Hoch v. Doughty

Annotate this Case

224 A.2d 54 (1966)

Gretl J. HOCH v. Sidney L. DOUGHTY.

Supreme Judicial Court of Maine.

November 16, 1966.

*55 Burton G. Shiro, Waterville, for plaintiff.

Locke, Campbell & Chapman, by Joseph B. Campbell, Augusta, for defendant.

Before WILLIAMSON, C. J., and WEBBER, TAPLEY, MARDEN, RUDMAN and DUFRESNE, JJ.

WEBBER, Justice.

After jury verdict for plaintiff the defendant seasonably filed motion for judgment n. o. v. This motion was denied and defendant appeals.

On a blustery winter day in Jackman the plaintiff's small Volkswagen was in collision with a snowplow driven by defendant. The road surface was 26 feet wide with snowbanks on either side rising to a height of 7 to 10 feet.

In accordance with familiar principles we must view the evidence with its inferences in the light most favorable to the plaintiff. Crockett v. Staples, (1952) 148 Me. 55, 89 A.2d 737. The plaintiff says that she came around a right hand curve in the road proceeding at a speed of 20 to 25 miles per hour; that because of the high banks of snow she could not see the plow approaching in the opposite direction beyond the curve; that she was suddenly confronted by the defendant's vehicle occupying a portion of her side of the road and no more than 30 feet in front of her, and that this snowplow, several times the size of her own car, presented to her and directly in her path the appearance of a "big wall", a "monster". She relates that she instantly applied her brakes seeing no opportunity to steer her car safely to the right of the plow, and that she skidded forward to a point of impact which occurred on her side of the center line of the highway. The snowplow was in fact a large dump truck with plowing attachments on the front and right sides. It was not engaged in plowing snow at the time of the accident. The front blade was 13 feet 2 inches wide. Defense witnesses estimated the speed of the plow as it proceeded along the highway at 10 to 12 miles per hour. Measurements taken by disinterested witnesses after the accident indicated that the right front of the plow was against the snowbank on its side of the road but the left rear of the vehicle was about a foot over the center line on the plaintiff's side.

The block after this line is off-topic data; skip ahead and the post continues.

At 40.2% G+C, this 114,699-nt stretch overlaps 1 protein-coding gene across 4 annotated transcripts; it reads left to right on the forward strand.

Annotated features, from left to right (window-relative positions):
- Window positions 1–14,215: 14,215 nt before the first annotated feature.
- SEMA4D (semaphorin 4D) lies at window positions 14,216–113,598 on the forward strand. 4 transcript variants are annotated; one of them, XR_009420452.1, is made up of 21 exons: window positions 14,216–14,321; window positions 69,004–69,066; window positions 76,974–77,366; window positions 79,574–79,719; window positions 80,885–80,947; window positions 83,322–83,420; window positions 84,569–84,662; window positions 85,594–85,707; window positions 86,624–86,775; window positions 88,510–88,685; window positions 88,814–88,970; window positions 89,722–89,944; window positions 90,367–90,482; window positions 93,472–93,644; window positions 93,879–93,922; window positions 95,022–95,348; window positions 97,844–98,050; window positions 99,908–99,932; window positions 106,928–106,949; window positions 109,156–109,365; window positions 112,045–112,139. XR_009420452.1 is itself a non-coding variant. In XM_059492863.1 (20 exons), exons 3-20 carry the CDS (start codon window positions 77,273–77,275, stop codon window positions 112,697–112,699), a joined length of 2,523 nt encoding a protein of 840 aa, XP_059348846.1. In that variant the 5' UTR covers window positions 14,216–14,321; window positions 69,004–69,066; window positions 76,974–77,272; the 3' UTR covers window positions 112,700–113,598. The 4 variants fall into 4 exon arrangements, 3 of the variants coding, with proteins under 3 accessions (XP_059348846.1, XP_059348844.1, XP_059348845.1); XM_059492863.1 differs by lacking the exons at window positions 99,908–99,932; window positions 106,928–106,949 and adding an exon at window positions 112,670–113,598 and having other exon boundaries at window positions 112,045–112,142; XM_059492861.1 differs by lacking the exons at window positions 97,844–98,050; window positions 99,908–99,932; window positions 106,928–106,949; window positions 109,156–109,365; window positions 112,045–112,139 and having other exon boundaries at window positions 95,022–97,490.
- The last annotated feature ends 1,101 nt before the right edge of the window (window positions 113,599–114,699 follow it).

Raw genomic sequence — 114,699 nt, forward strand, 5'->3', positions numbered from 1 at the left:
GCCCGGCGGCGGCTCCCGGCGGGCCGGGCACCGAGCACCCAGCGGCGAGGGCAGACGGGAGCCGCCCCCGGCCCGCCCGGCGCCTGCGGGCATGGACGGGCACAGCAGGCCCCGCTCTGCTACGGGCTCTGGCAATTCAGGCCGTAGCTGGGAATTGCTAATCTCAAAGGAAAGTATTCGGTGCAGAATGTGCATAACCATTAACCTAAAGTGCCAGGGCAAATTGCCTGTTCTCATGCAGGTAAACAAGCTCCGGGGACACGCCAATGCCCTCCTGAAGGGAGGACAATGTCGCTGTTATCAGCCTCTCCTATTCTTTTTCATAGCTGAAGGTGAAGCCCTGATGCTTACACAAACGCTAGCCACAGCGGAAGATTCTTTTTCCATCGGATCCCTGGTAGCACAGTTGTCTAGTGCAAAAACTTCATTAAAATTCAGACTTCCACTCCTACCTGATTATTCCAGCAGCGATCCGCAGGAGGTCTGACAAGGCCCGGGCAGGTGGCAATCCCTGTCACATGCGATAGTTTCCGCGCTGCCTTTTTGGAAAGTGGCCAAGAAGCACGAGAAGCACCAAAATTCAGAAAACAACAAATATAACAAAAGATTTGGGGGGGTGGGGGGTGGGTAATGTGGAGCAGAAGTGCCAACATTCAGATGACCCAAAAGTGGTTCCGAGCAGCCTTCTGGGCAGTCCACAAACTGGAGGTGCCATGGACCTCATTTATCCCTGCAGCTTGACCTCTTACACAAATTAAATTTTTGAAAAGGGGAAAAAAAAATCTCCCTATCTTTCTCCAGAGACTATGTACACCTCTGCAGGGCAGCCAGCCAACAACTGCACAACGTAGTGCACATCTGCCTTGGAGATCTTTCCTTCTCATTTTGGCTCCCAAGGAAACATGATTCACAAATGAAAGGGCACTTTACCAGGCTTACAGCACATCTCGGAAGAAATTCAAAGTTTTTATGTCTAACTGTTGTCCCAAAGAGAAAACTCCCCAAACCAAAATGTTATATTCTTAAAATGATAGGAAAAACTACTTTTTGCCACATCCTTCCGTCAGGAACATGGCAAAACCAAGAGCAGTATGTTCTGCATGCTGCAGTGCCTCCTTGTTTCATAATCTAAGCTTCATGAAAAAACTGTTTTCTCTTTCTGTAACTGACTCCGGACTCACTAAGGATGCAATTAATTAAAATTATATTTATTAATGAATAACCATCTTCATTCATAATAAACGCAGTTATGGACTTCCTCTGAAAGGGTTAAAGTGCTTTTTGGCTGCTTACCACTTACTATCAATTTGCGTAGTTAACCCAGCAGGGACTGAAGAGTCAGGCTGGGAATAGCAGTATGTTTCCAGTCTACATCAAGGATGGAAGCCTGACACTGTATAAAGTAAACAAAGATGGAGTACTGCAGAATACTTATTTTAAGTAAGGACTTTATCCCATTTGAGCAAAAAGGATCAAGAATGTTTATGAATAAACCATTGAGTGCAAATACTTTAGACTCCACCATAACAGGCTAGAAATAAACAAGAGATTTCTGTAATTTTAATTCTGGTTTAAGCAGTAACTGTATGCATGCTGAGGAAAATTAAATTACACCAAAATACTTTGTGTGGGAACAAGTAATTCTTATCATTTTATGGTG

This case clearly falls within well established legal principles and in our view presents typical jury questions. The applicable principles may be summarized as follows:

29 M.R.S.A. Sec. 941. "When persons traveling with a team are approaching to meet on a way, they shall seasonably turn to the right of the middle of the traveled *56 part of it so that they can pass each other without interference. * * *"

"The word `team' has been broadened in meaning so as to include automobiles. Bragdon v. Kellogg, 118 Me. 42, 105 A. 433, 6 A.L.R. 669.

"`They shall seasonably turn,' etc., means that each of the drivers of two passenger automobiles, when approaching to meet on a public road, shall turn to the right, with such promptness, in due season, in such season that neither shall be retarded in his progress by reason of the other occupying any part of such road, except the half to that other's right.

"That a party was at his left of the road at the time of collision is strong evidence of carelessness is held to be law by this court, which has said further that, unexplained and uncontrolled, such position would be, not only strong, but conclusive evidence of carelessness. Neal v. Rendall, 98 Me. 69, 56 A. 209, 63 L.R.A. 668." American Mut. Liability Insurance Co. v. Witham (1925), 124 Me. 240, 241, 127 A. 719.

"If at a corner or bend or on a straight road one car can see the other, it is a statutory duty to `seasonably turn' to the right. A fortiori should it be a statutory duty to so turn, at a blind corner, or turn in the road, when legally bound to anticipate that an approaching car may at any moment appear." (Emphasis ours) Bragdon v. Kellogg, (1919) 118 Me. 42, 48, 105 A. 433, 436.

Plaintiff was not bound to anticipate defendant's negligence. She could fairly assume that the defendant would obey the law until the contrary became or should in the exercise of reasonable care have become apparent. Davis v. Simpson, (1941) 138 Me. 137, 23 A.2d 320; Crockett v. Staples, supra; Tinker v. Trevett (1959) 155 Me. 426, 156 A.2d 233; Goldstein v. Sklar, (1966) Me., 216 A.2d 298.